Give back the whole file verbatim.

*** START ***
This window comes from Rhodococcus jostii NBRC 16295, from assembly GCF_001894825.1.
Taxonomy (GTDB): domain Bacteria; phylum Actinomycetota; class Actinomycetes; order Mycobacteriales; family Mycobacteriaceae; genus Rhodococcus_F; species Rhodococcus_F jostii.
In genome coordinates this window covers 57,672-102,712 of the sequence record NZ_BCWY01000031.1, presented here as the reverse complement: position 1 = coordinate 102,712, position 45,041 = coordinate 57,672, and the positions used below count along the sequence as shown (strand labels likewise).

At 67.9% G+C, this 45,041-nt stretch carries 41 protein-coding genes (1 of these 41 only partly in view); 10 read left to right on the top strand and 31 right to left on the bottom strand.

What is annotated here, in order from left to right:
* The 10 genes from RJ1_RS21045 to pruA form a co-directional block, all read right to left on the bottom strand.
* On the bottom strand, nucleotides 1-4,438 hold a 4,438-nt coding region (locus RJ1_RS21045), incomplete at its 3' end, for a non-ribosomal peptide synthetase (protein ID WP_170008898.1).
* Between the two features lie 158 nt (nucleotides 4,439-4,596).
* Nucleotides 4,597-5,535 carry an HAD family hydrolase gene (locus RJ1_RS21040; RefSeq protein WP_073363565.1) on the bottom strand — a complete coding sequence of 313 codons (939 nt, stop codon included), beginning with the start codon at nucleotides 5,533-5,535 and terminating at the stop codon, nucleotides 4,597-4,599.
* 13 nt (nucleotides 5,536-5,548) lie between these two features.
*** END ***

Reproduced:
This window comes from Rhodococcus jostii NBRC 16295, from assembly GCF_001894825.1.
Taxonomy (GTDB): domain Bacteria; phylum Actinomycetota; class Actinomycetes; order Mycobacteriales; family Mycobacteriaceae; genus Rhodococcus_F; species Rhodococcus_F jostii.
In genome coordinates this window covers 57,672-102,712 of the sequence record NZ_BCWY01000031.1, presented here as the reverse complement: position 1 = coordinate 102,712, position 45,041 = coordinate 57,672, and the positions used below count along the sequence as shown (strand labels likewise).

At 67.9% G+C, this 45,041-nt stretch carries 41 protein-coding genes (1 of these 41 only partly in view); 10 read left to right on the top strand and 31 right to left on the bottom strand.

What is annotated here, in order from left to right:
* The 10 genes from RJ1_RS21045 to pruA form a co-directional block, all read right to left on the bottom strand.
* On the bottom strand, nucleotides 1-4,438 hold a 4,438-nt coding region (locus RJ1_RS21045), incomplete at its 3' end, for a non-ribosomal peptide synthetase (protein ID WP_170008898.1).
* Between the two features lie 158 nt (nucleotides 4,439-4,596).
* Nucleotides 4,597-5,535 carry an HAD family hydrolase gene (locus RJ1_RS21040; RefSeq protein WP_073363565.1) on the bottom strand — a complete coding sequence of 313 codons (939 nt, stop codon included), beginning with the start codon at nucleotides 5,533-5,535 and terminating at the stop codon, nucleotides 4,597-4,599.
* 13 nt (nucleotides 5,536-5,548) lie between these two features.